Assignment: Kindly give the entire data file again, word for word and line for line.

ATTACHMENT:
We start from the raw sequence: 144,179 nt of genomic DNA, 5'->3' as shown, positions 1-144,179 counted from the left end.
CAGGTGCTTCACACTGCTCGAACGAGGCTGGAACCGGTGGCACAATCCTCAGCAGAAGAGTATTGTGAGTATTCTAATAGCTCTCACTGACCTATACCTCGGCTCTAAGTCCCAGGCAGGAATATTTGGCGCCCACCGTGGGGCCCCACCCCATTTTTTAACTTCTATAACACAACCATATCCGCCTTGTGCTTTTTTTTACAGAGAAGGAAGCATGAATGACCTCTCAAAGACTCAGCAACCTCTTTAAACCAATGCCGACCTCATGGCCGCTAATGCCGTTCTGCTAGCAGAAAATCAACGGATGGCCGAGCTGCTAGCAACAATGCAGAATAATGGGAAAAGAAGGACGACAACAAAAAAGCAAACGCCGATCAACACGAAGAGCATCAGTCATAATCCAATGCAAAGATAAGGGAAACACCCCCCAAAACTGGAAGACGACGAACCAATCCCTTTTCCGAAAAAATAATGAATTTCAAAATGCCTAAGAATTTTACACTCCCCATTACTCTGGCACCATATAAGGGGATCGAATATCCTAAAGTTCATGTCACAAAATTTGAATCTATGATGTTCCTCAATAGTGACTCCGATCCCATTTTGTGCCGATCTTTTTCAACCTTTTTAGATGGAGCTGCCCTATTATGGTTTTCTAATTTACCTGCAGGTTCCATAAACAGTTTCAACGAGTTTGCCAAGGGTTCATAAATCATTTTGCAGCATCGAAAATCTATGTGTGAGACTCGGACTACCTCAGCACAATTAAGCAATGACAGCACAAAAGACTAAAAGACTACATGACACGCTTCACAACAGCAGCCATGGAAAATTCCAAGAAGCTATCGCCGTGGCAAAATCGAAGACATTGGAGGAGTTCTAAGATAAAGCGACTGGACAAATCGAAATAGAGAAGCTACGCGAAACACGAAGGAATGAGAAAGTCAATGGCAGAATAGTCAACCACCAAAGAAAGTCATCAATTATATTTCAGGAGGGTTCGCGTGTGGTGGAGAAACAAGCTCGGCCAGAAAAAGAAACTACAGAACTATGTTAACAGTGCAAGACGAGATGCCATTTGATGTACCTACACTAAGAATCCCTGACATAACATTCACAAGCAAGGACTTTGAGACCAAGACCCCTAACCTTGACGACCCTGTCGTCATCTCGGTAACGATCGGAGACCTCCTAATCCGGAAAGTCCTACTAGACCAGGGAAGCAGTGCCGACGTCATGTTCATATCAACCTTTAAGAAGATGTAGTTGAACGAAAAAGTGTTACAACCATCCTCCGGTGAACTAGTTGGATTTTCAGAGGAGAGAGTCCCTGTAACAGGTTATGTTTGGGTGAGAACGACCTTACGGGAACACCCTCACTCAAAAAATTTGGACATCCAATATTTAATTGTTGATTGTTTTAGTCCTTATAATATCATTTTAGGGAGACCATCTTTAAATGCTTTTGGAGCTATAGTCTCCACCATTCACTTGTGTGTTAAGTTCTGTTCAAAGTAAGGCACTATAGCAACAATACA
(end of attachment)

We start from the raw sequence: 144,179 nt of genomic DNA, 5'->3' as shown, positions 1-144,179 counted from the left end.
CAGGTGCTTCACACTGCTCGAACGAGGCTGGAACCGGTGGCACAATCCTCAGCAGAAGAGTATTGTGAGTATTCTAATAGCTCTCACTGACCTATACCTCGGCTCTAAGTCCCAGGCAGGAATATTTGGCGCCCACCGTGGGGCCCCACCCCATTTTTTAACTTCTATAACACAACCATATCCGCCTTGTGCTTTTTTTTACAGAGAAGGAAGCATGAATGACCTCTCAAAGACTCAGCAACCTCTTTAAACCAATGCCGACCTCATGGCCGCTAATGCCGTTCTGCTAGCAGAAAATCAACGGATGGCCGAGCTGCTAGCAACAATGCAGAATAATGGGAAAAGAAGGACGACAACAAAAAAGCAAACGCCGATCAACACGAAGAGCATCAGTCATAATCCAATGCAAAGATAAGGGAAACACCCCCCAAAACTGGAAGACGACGAACCAATCCCTTTTCCGAAAAAATAATGAATTTCAAAATGCCTAAGAATTTTACACTCCCCATTACTCTGGCACCATATAAGGGGATCGAATATCCTAAAGTTCATGTCACAAAATTTGAATCTATGATGTTCCTCAATAGTGACTCCGATCCCATTTTGTGCCGATCTTTTTCAACCTTTTTAGATGGAGCTGCCCTATTATGGTTTTCTAATTTACCTGCAGGTTCCATAAACAGTTTCAACGAGTTTGCCAAGGGTTCATAAATCATTTTGCAGCATCGAAAATCTATGTGTGAGACTCGGACTACCTCAGCACAATTAAGCAATGACAGCACAAAAGACTAAAAGACTACATGACACGCTTCACAACAGCAGCCATGGAAAATTCCAAGAAGCTATCGCCGTGGCAAAATCGAAGACATTGGAGGAGTTCTAAGATAAAGCGACTGGACAAATCGAAATAGAGAAGCTACGCGAAACACGAAGGAATGAGAAAGTCAATGGCAGAATAGTCAACCACCAAAGAAAGTCATCAATTATATTTCAGGAGGGTTCGCGTGTGGTGGAGAAACAAGCTCGGCCAGAAAAAGAAACTACAGAACTATGTTAACAGTGCAAGACGAGATGCCATTTGATGTACCTACACTAAGAATCCCTGACATAACATTCACAAGCAAGGACTTTGAGACCAAGACCCCTAACCTTGACGACCCTGTCGTCATCTCGGTAACGATCGGAGACCTCCTAATCCGGAAAGTCCTACTAGACCAGGGAAGCAGTGCCGACGTCATGTTCATATCAACCTTTAAGAAGATGTAGTTGAACGAAAAAGTGTTACAACCATCCTCCGGTGAACTAGTTGGATTTTCAGAGGAGAGAGTCCCTGTAACAGGTTATGTTTGGGTGAGAACGACCTTACGGGAACACCCTCACTCAAAAAATTTGGACATCCAATATTTAATTGTTGATTGTTTTAGTCCTTATAATATCATTTTAGGGAGACCATCTTTAAATGCTTTTGGAGCTATAGTCTCCACCATTCACTTGTGTGTTAAGTTCTGTTCAAAGTAAGGCACTATAGCAACAATACA